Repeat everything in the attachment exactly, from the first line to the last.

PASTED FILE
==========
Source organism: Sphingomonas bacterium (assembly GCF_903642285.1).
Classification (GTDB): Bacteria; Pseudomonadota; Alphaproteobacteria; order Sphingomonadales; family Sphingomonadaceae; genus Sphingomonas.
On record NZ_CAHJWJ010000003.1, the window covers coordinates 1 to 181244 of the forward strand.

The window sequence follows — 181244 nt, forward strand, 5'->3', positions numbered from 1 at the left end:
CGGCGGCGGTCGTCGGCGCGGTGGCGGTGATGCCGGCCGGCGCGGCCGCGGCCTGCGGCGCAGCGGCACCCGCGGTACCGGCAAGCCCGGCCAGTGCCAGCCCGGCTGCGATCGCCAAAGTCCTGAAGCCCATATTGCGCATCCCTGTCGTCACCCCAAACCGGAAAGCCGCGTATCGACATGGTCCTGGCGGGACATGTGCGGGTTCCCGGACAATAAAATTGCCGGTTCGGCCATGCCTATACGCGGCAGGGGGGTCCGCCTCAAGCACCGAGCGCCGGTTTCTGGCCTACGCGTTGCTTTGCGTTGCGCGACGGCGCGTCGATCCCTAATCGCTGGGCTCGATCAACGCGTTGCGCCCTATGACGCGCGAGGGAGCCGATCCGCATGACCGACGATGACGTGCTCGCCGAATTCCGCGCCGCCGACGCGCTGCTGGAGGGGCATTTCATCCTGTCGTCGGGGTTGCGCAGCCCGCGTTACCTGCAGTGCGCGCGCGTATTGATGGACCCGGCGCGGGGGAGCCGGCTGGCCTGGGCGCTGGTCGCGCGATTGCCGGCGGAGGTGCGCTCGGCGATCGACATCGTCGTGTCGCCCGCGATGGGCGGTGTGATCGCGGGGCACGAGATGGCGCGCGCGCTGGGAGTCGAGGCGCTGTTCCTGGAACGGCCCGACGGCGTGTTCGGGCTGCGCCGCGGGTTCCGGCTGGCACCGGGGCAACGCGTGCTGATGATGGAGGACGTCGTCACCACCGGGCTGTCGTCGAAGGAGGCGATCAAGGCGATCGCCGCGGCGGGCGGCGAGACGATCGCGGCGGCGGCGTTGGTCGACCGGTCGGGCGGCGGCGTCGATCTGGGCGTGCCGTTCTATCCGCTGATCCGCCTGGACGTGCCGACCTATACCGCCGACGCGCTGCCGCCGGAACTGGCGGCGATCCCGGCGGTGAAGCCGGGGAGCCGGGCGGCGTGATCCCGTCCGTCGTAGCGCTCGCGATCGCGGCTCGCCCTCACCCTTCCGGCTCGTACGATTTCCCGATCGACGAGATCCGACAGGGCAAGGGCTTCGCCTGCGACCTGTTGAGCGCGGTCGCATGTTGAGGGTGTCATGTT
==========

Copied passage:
Source organism: Sphingomonas bacterium (assembly GCF_903642285.1).
Classification (GTDB): Bacteria; Pseudomonadota; Alphaproteobacteria; order Sphingomonadales; family Sphingomonadaceae; genus Sphingomonas.
On record NZ_CAHJWJ010000003.1, the window covers coordinates 1 to 181244 of the forward strand.

The window sequence follows — 181244 nt, forward strand, 5'->3', positions numbered from 1 at the left end:
CGGCGGCGGTCGTCGGCGCGGTGGCGGTGATGCCGGCCGGCGCGGCCGCGGCCTGCGGCGCAGCGGCACCCGCGGTACCGGCAAGCCCGGCCAGTGCCAGCCCGGCTGCGATCGCCAAAGTCCTGAAGCCCATATTGCGCATCCCTGTCGTCACCCCAAACCGGAAAGCCGCGTATCGACATGGTCCTGGCGGGACATGTGCGGGTTCCCGGACAATAAAATTGCCGGTTCGGCCATGCCTATACGCGGCAGGGGGGTCCGCCTCAAGCACCGAGCGCCGGTTTCTGGCCTACGCGTTGCTTTGCGTTGCGCGACGGCGCGTCGATCCCTAATCGCTGGGCTCGATCAACGCGTTGCGCCCTATGACGCGCGAGGGAGCCGATCCGCATGACCGACGATGACGTGCTCGCCGAATTCCGCGCCGCCGACGCGCTGCTGGAGGGGCATTTCATCCTGTCGTCGGGGTTGCGCAGCCCGCGTTACCTGCAGTGCGCGCGCGTATTGATGGACCCGGCGCGGGGGAGCCGGCTGGCCTGGGCGCTGGTCGCGCGATTGCCGGCGGAGGTGCGCTCGGCGATCGACATCGTCGTGTCGCCCGCGATGGGCGGTGTGATCGCGGGGCACGAGATGGCGCGCGCGCTGGGAGTCGAGGCGCTGTTCCTGGAACGGCCCGACGGCGTGTTCGGGCTGCGCCGCGGGTTCCGGCTGGCACCGGGGCAACGCGTGCTGATGATGGAGGACGTCGTCACCACCGGGCTGTCGTCGAAGGAGGCGATCAAGGCGATCGCCGCGGCGGGCGGCGAGACGATCGCGGCGGCGGCGTTGGTCGACCGGTCGGGCGGCGGCGTCGATCTGGGCGTGCCGTTCTATCCGCTGATCCGCCTGGACGTGCCGACCTATACCGCCGACGCGCTGCCGCCGGAACTGGCGGCGATCCCGGCGGTGAAGCCGGGGAGCCGGGCGGCGTGATCCCGTCCGTCGTAGCGCTCGCGATCGCGGCTCGCCCTCACCCTTCCGGCTCGTACGATTTCCCGATCGACGAGATCCGACAGGGCAAGGGCTTCGCCTGCGACCTGTTGAGCGCGGTCGCATGTTGAGGGTGTCATGTT